TINTON FALLS — The members of the Borough Council have awarded a contract for the design of renovations at the Tinton Falls Public Library, 664 Tinton Ave.
The library has been closed since August 2017 when mold was discovered in the building, which is owned by the borough. Repairs have been estimated at more than $400,000.
During a meeting on Dec. 6, council members awarded a contract to Settembrino Architects, Atlantic Highlands, for professional architectural services related to the renovation of the library. The services are in an amount not to exceed $45,000.
In a letter to Borough Administrator Charles Terefenko, Kevin Settembrino of Settembrino Architects outlined the professional services to be provided:
• Preparing complete construction documents and technical specifications for public bidding;
• Providing add/deduct alternates and allowance schedules for inclusion in construction documents;
• Preparing a line item, construction cost estimate at 60% design completion;
• Providing complete construction administration, including bid;
• Review and recommendation, shop drawings and application for payment review, and on-site, bi-weekly project construction review, along with project punch list and closeout.
Settembrino said his firm will coordinate with Borough Engineer Tom Neff for all mold abatement and site/civil work as required. The architectural, mechanical, electrical and mold remediation construction budget is estimated to not exceed $435,000.
The planned architectural, structural and mechanical work, according to Settembrino, will be:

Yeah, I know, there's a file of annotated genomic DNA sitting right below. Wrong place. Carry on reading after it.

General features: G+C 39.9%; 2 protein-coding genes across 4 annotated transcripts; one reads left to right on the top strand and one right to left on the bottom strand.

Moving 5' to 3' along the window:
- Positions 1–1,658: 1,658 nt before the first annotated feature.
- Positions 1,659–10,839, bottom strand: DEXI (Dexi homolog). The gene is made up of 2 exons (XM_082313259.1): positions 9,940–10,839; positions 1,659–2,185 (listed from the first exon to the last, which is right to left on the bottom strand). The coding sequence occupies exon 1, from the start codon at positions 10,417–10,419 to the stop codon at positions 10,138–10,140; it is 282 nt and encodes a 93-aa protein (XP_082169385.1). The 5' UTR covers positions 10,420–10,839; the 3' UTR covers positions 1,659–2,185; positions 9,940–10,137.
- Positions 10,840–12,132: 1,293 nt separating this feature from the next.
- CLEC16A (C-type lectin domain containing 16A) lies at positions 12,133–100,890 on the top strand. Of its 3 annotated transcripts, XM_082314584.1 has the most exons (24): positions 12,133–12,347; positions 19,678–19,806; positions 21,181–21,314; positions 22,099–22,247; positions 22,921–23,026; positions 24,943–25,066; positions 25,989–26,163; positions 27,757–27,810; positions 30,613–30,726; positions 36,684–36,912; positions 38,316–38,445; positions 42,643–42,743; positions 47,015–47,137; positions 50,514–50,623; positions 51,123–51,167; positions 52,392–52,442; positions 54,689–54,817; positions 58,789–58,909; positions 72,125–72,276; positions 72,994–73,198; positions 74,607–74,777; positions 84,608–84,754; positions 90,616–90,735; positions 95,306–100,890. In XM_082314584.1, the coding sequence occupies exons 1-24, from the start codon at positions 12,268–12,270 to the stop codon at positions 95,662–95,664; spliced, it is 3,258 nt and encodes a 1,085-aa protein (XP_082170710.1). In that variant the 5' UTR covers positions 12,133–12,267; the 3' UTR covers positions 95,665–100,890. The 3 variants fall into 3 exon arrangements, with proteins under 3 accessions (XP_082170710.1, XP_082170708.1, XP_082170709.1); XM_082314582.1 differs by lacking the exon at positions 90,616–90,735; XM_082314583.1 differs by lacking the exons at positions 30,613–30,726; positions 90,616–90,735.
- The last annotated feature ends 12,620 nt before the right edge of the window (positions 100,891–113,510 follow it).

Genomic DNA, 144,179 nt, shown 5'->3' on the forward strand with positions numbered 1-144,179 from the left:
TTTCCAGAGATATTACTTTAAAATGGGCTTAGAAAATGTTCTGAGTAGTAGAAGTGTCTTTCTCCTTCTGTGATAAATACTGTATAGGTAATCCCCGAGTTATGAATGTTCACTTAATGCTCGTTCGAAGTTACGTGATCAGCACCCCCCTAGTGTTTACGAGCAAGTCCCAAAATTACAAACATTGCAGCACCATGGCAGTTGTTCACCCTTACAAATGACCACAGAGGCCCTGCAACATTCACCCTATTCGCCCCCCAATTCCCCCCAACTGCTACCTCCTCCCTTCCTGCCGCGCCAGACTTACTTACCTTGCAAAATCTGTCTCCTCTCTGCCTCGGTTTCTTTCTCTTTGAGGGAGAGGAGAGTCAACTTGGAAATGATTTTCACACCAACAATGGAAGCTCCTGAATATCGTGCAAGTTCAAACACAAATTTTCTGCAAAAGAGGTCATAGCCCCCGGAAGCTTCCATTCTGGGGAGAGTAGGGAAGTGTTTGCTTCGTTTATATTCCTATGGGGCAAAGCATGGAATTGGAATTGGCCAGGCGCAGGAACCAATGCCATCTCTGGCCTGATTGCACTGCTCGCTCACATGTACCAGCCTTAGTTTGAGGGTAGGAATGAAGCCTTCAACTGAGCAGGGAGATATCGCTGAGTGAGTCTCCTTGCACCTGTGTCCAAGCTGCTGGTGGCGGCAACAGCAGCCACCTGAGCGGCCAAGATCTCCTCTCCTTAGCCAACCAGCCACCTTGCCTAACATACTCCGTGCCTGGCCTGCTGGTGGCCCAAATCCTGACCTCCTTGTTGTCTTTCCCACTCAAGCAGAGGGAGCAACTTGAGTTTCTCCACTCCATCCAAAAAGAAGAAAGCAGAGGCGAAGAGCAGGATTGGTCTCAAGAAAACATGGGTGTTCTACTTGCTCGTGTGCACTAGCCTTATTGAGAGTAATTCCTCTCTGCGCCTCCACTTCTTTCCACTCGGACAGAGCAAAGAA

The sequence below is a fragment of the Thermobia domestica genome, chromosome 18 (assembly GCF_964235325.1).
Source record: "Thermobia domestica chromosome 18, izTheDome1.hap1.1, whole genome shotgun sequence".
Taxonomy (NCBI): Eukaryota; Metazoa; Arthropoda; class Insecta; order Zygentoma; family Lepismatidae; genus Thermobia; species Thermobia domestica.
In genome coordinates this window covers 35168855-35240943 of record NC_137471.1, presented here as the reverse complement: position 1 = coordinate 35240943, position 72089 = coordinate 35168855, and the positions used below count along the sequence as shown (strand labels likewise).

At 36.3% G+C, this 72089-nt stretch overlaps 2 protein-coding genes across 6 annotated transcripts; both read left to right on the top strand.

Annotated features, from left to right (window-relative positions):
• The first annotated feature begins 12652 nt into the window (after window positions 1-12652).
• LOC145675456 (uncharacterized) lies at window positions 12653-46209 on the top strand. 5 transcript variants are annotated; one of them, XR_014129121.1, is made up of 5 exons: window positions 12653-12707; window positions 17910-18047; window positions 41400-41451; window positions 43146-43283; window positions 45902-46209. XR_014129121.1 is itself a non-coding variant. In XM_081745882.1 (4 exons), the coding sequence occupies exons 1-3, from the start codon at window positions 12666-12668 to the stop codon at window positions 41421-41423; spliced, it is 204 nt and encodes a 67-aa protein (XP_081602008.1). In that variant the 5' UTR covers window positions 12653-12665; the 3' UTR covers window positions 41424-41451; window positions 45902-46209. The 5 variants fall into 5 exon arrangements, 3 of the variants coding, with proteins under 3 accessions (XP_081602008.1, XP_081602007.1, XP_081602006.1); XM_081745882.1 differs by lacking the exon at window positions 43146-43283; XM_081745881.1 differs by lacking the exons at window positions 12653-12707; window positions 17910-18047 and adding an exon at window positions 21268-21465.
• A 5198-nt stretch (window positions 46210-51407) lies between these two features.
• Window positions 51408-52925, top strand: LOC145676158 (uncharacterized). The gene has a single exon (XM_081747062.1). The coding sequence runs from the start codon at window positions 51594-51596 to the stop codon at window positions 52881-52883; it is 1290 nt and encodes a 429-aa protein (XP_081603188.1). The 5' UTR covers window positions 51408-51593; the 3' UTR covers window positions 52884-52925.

• The removal of the existing HVAC (heating, ventilation, air conditioning) through wall air conditioning units and replacement with four new split system units;
• Electrical service upgrades for the new HVAC equipment;
• Minor structural repairs to first floor framing members in original front building at basement level;
• Trailer removal and building restoration;
• The replacement of existing wood columns at the front entrance and adding an alternate;
• Fireplace repairs, including installation of new hearth flooring, and adding an alternate;
• The removal and replacement of existing wood paneling in front building, circulation and office area and children’s room, and adding an alternate;
• Extending all rainwater leaders at north side of the site and pipe underground to new a dry well and adding an alternate.
The Tinton Falls Public Library was created and is managed by the Tinton Falls Public Library Association. The library operates independently of the Monmouth County Library System.
In October, council members adopted an ordinance that appropriated $495,000 for the library improvements.
According to the ordinance, the appropriation includes $217,500 in grant funds from the New Jersey Library Construction Bond Act; $217,500 in the borough’s general capital reserve for library improvement funds (matching the state grant); and $60,000 in the borough’s general capital fund balance.
Before the council members authorized the contract with the architectural firm, Councilman Dr. Lawrence Dobrin, who is the governing body’s liaison to the Tinton Falls Public Library Board of Trustees, addressed the resolution.
Dobrin said the library’s Board of Trustees and board Vice President Brian Perry were confident Settembrino would provide an excellent service for the renovation of the library.
He said the board members had a discussion with Heidi Amici, the liaison to the Monmouth County Library System, who informed the board members about the assistance the county would provide for the Tinton Falls Public Library’s reopening.
“We are going to be having some nice help there (from Monmouth County) as for when the library opens and before it opens,” Dobrin said.
After the contract with the architectural was authorized, resident Ellen Goldberg thanked borough officials for continuing to assist the library. She said the next annual children’s fashion show to benefit the library is scheduled for March 25 at the Mahala F. Atchinson Elementary School.
“It’s always a good time. The kids have a great time, the families do as well and it’s great support for our library,” Goldberg said.